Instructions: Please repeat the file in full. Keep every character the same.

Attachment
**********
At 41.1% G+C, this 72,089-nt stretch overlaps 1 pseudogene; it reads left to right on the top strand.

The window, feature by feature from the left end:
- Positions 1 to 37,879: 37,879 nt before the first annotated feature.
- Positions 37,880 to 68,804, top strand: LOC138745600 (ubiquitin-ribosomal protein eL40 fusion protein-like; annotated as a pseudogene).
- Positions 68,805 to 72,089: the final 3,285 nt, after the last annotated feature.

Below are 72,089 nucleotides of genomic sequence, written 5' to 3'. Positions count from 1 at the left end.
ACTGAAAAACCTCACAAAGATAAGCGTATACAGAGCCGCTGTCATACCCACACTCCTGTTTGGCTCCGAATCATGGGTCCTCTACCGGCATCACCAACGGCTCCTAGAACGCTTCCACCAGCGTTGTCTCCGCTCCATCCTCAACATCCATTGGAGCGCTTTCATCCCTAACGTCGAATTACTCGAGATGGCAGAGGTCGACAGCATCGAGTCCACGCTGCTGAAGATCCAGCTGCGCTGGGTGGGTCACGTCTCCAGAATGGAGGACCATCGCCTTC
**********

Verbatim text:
At 41.1% G+C, this 72,089-nt stretch overlaps 1 pseudogene; it reads left to right on the top strand.

The window, feature by feature from the left end:
- Positions 1 to 37,879: 37,879 nt before the first annotated feature.
- Positions 37,880 to 68,804, top strand: LOC138745600 (ubiquitin-ribosomal protein eL40 fusion protein-like; annotated as a pseudogene).
- Positions 68,805 to 72,089: the final 3,285 nt, after the last annotated feature.

Below are 72,089 nucleotides of genomic sequence, written 5' to 3'. Positions count from 1 at the left end.
ACTGAAAAACCTCACAAAGATAAGCGTATACAGAGCCGCTGTCATACCCACACTCCTGTTTGGCTCCGAATCATGGGTCCTCTACCGGCATCACCAACGGCTCCTAGAACGCTTCCACCAGCGTTGTCTCCGCTCCATCCTCAACATCCATTGGAGCGCTTTCATCCCTAACGTCGAATTACTCGAGATGGCAGAGGTCGACAGCATCGAGTCCACGCTGCTGAAGATCCAGCTGCGCTGGGTGGGTCACGTCTCCAGAATGGAGGACCATCGCCTTC